After having determined VB, α, and V αt at block 152 the computer transfers to block 154 wherein VB, α, and V αt are output. As before, VB will adjust blower speed, α will adjust the position of the diverter door to apportion the total airflow between the driver and passenger ducts, and V αt will determine the time phase relationship between the change in blower speed and the change in the diverter door position. The computer then transfers to block 156 where it returns to the start position at block 130.
Beginning again at block 144, in the event that BH is equal to BP, computer transfers to block 146 wherein VB, α and V αt are determined from driver airflow lookup table using BH and BL. As an example of the determination performed in block 146, in the event that the passenger desires greater airflow than the driver, the blower voltage must be selected to be sufficiently high to give the passenger the airflow rate he desires, whereas the diverter door must be positioned in such a fashion so as to restrict the flow to the driver so that he will receive only the air requested at his control panel. Interactive control by microprocessor 80 of blower voltage, which determines blower speed, and diverter door position, α, will enable these requirements to be met.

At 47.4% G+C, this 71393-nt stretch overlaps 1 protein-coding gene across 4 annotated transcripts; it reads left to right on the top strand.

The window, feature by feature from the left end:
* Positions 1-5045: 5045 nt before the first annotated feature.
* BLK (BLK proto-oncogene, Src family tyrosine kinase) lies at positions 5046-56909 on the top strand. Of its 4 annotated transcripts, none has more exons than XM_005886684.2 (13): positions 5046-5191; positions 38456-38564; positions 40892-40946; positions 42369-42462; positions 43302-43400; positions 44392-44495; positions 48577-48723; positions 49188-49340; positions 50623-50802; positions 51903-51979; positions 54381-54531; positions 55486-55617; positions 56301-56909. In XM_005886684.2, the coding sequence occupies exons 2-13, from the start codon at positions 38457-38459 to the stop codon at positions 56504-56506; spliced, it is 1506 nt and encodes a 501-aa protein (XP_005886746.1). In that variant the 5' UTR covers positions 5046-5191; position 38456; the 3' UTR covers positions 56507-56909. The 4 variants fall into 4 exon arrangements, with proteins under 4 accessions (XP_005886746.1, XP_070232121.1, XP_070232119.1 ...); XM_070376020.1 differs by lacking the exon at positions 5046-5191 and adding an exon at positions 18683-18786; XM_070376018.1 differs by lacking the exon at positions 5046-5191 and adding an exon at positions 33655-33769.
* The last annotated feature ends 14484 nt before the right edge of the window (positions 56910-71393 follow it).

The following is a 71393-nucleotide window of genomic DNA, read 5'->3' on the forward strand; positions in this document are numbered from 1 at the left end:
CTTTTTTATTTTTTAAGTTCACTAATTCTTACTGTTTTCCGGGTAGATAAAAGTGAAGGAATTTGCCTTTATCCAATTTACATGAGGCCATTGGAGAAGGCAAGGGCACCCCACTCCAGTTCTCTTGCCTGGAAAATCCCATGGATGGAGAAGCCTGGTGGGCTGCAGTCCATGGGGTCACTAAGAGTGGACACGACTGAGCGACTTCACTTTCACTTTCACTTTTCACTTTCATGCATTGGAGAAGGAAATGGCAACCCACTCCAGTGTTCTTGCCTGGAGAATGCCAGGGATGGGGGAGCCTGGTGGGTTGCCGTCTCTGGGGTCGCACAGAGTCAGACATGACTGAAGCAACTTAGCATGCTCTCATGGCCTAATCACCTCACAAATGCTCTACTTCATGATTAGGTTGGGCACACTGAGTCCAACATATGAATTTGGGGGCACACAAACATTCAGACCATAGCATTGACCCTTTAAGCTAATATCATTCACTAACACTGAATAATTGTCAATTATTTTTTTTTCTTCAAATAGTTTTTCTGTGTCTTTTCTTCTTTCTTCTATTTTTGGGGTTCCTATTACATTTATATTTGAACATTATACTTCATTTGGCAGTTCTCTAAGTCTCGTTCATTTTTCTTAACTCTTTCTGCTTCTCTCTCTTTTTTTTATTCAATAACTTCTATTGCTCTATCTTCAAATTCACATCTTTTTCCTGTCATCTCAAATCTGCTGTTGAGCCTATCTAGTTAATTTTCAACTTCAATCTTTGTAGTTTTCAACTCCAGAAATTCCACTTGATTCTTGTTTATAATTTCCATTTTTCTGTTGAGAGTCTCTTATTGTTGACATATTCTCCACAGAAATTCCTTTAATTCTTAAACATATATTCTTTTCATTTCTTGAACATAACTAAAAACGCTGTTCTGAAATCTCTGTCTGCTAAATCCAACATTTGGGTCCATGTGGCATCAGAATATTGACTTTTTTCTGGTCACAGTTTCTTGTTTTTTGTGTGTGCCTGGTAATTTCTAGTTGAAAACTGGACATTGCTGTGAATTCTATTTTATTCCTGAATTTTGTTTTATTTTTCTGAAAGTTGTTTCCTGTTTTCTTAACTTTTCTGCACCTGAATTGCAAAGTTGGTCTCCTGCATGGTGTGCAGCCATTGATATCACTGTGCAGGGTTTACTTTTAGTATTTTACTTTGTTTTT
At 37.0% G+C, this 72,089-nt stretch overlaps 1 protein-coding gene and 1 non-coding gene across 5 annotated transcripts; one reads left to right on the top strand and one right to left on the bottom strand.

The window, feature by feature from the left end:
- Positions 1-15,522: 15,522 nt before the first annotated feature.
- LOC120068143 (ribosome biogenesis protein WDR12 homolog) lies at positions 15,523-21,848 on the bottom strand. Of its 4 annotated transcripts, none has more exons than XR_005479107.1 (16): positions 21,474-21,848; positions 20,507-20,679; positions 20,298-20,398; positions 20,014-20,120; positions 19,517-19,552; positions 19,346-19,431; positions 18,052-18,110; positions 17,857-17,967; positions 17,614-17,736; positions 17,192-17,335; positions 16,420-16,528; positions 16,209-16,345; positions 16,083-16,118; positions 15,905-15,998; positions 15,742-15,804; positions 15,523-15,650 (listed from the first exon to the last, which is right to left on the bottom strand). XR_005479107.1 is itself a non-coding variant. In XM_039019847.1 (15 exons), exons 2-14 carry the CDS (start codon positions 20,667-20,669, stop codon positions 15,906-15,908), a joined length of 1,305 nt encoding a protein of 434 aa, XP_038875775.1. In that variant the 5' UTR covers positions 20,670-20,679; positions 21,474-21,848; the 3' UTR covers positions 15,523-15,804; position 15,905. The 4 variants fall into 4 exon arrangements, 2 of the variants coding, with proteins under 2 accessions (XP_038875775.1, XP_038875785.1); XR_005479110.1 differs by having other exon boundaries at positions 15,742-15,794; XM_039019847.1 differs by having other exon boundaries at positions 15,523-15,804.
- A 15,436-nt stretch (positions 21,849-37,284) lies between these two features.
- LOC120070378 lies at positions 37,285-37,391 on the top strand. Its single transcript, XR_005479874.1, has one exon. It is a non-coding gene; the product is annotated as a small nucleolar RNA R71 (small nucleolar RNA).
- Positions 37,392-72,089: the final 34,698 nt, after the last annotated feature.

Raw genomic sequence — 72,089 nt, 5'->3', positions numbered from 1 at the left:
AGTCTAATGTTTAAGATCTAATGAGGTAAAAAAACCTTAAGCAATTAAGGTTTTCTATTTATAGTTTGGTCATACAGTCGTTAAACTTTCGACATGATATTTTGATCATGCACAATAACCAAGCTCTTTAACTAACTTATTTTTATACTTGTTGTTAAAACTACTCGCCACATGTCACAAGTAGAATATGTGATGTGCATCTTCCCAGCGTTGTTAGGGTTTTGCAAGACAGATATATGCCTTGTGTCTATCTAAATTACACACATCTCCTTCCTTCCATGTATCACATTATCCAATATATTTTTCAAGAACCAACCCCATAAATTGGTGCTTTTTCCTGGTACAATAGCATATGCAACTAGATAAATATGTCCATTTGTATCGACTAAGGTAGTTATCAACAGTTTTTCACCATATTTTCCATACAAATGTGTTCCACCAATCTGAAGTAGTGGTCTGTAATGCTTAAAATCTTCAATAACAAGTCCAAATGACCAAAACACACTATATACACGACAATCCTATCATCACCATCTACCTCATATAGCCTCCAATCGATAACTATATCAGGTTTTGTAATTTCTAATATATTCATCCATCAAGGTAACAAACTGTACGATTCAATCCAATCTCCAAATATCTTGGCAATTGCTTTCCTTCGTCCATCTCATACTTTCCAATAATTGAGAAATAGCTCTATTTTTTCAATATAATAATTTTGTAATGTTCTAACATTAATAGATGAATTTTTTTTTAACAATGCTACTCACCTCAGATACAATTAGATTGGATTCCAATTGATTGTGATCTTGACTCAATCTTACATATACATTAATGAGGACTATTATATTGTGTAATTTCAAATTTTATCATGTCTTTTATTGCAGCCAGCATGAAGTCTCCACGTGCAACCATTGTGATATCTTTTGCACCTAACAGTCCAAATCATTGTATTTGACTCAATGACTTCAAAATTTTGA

Once the determination is made in block 146, the computer moves to block 148 wherein VB, α and V αt are output to blower speed control 34 and diverter door actuator 58. The computer then returns at block 152 to start of the subroutine of block 130. Those skilled in the art will appreciate in view of this disclosure that detail of only the subroutine shown in FIG. 3 has been provided herein, it being understood that the balance of the present control system will be structured according to the dictates of the system designer.